API Connectivity

HTTP-based APIs (application programming interface) in this decade have gained a lot of popularity with the need for connectivity between digital technologies such as IoT, social, cloud, and mobile with the enterprise. In today’s world, there is a need to always stay connected meaningfully with your customers, partners, and suppliers to be ahead in the field. This requires a solid integration strategy and a hybrid integration platform capable of delivering that strategy. API-based connectivity is a key ingredient in a hybrid integration solution.

The creation of an API consists of a definition and an implementation.

API Definition 

This is where an API is described. The description of an API includes its operations allowed, message formats, authentication methods, endpoints, terms of use, and more. A thorough design is required to come up with a good scalable API description. There are two popular types of HTTP APIs, namely, REST and SOAP. The REST API is described using specifications such as OpenAPI or RAML. 

SOAP-based APIs are described using WSDL. It is essential to define your API in a manner by keeping its target consumers in mind. The API should be treated like a product. There are API management tools in the market that allow you to not just define an API but also manage the life cycle of an API including the versioning and setting of rate limit. Some vendors also provide some amount of lightweight ESB capabilities within the API management tool.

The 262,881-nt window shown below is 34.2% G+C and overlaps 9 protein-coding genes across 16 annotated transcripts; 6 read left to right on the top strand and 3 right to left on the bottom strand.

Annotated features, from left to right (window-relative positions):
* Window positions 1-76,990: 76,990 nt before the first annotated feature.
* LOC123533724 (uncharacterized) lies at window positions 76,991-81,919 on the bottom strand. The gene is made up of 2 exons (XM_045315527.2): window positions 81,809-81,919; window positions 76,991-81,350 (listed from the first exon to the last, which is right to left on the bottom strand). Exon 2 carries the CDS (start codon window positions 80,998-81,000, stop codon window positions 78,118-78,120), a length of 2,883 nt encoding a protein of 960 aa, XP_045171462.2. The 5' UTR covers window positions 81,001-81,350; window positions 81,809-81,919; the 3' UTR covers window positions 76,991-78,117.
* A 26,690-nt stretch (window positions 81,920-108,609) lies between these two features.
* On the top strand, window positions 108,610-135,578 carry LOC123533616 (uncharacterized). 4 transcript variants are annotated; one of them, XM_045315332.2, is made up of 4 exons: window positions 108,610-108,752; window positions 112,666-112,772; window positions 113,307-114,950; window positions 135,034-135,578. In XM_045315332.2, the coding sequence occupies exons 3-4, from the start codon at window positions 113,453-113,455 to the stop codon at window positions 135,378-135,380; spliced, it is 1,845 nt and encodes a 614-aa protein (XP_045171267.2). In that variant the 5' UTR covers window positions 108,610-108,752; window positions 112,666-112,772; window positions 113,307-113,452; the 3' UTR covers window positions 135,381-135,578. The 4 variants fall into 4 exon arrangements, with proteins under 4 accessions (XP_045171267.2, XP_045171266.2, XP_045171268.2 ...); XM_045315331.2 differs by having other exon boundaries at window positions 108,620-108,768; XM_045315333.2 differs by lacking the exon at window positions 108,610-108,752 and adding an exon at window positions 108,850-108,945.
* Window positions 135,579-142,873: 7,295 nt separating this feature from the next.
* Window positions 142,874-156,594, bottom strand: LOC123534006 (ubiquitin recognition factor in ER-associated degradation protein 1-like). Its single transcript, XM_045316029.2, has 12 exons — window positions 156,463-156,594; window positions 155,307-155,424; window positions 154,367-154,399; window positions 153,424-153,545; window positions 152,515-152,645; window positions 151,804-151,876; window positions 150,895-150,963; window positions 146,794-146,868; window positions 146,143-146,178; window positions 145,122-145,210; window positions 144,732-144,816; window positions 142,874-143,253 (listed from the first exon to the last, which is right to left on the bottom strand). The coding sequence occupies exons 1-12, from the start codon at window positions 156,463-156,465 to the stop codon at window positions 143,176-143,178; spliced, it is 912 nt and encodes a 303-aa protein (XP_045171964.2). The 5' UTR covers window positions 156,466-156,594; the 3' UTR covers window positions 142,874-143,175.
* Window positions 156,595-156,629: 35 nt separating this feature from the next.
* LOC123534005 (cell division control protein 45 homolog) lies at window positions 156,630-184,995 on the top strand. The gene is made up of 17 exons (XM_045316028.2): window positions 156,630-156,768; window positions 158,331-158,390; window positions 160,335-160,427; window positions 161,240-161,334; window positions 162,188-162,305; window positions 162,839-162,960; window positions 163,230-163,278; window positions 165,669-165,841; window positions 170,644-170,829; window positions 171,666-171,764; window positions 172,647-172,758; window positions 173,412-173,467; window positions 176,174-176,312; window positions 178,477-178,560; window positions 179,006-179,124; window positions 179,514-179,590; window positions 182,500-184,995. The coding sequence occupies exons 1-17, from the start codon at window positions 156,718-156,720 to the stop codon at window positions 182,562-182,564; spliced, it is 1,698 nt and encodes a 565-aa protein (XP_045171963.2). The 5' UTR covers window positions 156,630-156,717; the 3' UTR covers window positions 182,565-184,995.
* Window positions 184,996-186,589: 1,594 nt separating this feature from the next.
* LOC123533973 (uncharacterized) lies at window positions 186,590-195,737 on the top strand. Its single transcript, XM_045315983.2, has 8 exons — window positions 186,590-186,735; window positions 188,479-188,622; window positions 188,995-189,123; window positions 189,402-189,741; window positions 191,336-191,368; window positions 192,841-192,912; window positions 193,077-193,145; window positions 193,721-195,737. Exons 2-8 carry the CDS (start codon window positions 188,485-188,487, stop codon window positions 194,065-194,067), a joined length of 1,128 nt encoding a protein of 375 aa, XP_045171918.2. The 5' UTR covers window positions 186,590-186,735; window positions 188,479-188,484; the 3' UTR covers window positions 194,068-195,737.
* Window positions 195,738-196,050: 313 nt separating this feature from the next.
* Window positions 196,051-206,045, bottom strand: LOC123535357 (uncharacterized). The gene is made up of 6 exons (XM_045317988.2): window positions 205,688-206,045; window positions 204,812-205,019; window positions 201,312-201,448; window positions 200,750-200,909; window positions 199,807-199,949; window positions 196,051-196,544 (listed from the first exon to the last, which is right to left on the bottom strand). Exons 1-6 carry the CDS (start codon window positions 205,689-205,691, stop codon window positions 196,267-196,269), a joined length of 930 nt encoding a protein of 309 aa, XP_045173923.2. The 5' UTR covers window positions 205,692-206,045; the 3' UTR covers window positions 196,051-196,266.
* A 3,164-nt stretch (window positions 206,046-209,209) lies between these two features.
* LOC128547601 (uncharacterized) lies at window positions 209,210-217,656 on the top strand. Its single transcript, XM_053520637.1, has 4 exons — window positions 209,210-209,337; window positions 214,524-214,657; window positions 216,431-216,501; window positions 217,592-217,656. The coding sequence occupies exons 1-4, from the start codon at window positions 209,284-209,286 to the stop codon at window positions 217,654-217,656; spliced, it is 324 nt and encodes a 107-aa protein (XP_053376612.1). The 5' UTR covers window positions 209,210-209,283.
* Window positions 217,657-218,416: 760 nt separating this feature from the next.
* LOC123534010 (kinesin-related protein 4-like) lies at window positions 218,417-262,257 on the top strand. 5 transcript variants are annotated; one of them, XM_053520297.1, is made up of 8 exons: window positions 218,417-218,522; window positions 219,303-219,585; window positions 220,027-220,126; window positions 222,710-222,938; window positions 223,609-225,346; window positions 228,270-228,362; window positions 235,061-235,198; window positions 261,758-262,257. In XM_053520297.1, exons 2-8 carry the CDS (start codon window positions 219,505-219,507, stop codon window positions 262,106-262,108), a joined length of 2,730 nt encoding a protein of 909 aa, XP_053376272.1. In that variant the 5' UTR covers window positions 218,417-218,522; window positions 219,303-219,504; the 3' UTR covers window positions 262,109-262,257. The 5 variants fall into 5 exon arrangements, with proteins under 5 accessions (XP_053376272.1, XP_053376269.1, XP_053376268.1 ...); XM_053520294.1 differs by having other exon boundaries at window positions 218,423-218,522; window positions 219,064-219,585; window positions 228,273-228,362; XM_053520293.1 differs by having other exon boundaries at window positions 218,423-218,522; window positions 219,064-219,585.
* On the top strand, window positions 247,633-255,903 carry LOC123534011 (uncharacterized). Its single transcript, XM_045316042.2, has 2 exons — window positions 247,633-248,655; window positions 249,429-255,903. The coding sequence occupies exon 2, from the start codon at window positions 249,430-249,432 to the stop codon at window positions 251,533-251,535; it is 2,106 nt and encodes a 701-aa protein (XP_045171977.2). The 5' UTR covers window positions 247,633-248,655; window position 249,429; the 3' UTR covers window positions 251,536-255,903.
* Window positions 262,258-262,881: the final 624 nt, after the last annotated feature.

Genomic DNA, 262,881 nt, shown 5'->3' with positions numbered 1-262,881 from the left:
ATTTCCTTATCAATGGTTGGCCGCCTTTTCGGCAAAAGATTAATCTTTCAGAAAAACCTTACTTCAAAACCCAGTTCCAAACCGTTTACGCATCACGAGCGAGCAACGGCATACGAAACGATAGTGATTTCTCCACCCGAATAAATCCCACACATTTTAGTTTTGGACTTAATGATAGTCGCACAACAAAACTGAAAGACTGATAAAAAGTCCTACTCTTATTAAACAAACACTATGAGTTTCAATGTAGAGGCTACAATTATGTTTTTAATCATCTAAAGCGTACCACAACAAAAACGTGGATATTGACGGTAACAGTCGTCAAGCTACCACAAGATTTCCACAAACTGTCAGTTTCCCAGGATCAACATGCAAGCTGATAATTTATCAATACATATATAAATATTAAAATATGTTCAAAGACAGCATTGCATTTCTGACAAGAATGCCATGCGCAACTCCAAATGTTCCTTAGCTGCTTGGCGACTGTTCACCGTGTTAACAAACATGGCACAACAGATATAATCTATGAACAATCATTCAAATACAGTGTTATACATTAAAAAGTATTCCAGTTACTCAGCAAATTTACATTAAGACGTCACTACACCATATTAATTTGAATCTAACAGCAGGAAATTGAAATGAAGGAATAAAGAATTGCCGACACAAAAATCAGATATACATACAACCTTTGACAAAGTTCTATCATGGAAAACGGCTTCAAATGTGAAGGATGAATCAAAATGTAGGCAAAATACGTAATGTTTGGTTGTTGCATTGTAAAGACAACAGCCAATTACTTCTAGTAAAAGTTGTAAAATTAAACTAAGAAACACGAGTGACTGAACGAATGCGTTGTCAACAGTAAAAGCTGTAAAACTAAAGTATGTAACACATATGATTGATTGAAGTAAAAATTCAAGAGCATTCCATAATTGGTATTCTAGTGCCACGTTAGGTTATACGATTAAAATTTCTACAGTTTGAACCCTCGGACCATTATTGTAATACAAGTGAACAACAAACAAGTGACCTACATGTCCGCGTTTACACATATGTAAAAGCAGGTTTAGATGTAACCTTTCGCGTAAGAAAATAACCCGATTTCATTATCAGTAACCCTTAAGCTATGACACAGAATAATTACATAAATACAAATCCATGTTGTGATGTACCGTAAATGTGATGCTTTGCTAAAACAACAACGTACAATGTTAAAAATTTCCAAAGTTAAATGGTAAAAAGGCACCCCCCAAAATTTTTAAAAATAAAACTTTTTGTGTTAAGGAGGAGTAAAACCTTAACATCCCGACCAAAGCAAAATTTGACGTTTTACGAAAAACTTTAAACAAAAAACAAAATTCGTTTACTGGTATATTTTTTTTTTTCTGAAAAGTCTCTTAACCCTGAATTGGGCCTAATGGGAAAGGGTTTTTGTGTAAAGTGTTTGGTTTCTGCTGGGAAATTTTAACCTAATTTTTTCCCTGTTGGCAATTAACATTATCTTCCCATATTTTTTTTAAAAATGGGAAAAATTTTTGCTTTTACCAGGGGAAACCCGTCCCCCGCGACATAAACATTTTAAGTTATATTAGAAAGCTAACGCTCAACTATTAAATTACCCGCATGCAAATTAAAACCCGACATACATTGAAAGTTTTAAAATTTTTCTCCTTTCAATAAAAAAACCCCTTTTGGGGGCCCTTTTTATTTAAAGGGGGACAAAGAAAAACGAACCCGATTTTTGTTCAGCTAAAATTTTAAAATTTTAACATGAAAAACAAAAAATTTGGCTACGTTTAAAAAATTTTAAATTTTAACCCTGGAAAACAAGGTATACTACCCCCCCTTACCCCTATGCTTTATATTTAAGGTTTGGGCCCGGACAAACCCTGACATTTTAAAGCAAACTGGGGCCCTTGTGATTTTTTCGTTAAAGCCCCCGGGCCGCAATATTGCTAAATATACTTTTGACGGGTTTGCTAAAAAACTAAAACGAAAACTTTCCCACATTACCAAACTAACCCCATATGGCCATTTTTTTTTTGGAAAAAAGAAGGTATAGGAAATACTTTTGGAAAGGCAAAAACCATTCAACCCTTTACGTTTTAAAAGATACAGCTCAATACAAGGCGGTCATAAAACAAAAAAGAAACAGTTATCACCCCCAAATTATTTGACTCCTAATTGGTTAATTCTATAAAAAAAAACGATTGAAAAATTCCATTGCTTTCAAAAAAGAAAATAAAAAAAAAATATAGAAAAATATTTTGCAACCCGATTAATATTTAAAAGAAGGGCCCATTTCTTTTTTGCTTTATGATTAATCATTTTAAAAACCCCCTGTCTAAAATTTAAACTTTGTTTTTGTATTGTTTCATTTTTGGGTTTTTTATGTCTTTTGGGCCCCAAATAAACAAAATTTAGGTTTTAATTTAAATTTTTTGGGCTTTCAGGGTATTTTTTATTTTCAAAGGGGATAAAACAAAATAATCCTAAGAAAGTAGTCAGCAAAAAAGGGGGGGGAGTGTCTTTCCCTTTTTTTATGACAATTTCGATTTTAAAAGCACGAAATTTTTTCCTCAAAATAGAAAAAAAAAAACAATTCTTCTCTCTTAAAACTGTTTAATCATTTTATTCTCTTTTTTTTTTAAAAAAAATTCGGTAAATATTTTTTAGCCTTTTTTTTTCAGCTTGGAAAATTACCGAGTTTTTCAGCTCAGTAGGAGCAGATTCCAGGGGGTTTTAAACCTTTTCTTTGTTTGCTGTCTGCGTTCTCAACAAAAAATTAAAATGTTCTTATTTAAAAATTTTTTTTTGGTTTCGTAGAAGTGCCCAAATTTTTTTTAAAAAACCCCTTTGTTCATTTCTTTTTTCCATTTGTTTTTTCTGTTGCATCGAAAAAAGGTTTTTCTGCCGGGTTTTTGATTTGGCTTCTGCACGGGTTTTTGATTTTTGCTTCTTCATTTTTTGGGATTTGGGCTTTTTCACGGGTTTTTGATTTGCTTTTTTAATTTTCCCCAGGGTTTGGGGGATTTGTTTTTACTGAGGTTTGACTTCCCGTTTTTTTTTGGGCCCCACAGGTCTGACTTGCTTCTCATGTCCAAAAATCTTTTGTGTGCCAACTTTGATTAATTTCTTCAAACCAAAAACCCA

API Implementation

This is where the actual logic of an API is written. API implementation is your back-end service invoked by the consumers with ways mentioned in the API definition. This back-end service could expose data from a packaged application such as an ERP, a CRM, or from a legacy application within the mainframe. This back-end service could be developed using any coding language such as Java, .NET, or just use an ESB.

API & ESB Together

Almost all vendors that sell an ESB product also sell an API management product, but the reverse may not be true; perhaps the reason is that API management is a natural extension to ESB to manage the API endpoints created using ESB. Almost all ESB vendors have evolved their ESB product into iPaaS to provide a cloud-based integration platform. Also, with the rise of microservices, vendors are modernizing their architecture of ESB product so it can be containerized. An enterprise that wants to thrive in today’s environment would need to have both API and ESB based integration capabilities to be a truly connected enterprise.

Further Reading

API and ESB are the Important Components for Data Integration

Microservices Architectures: Microservices vs. SOA

Topics:
integration architecture ,integration pattern ,integration strategy ,esb ,api ,microservices ,integration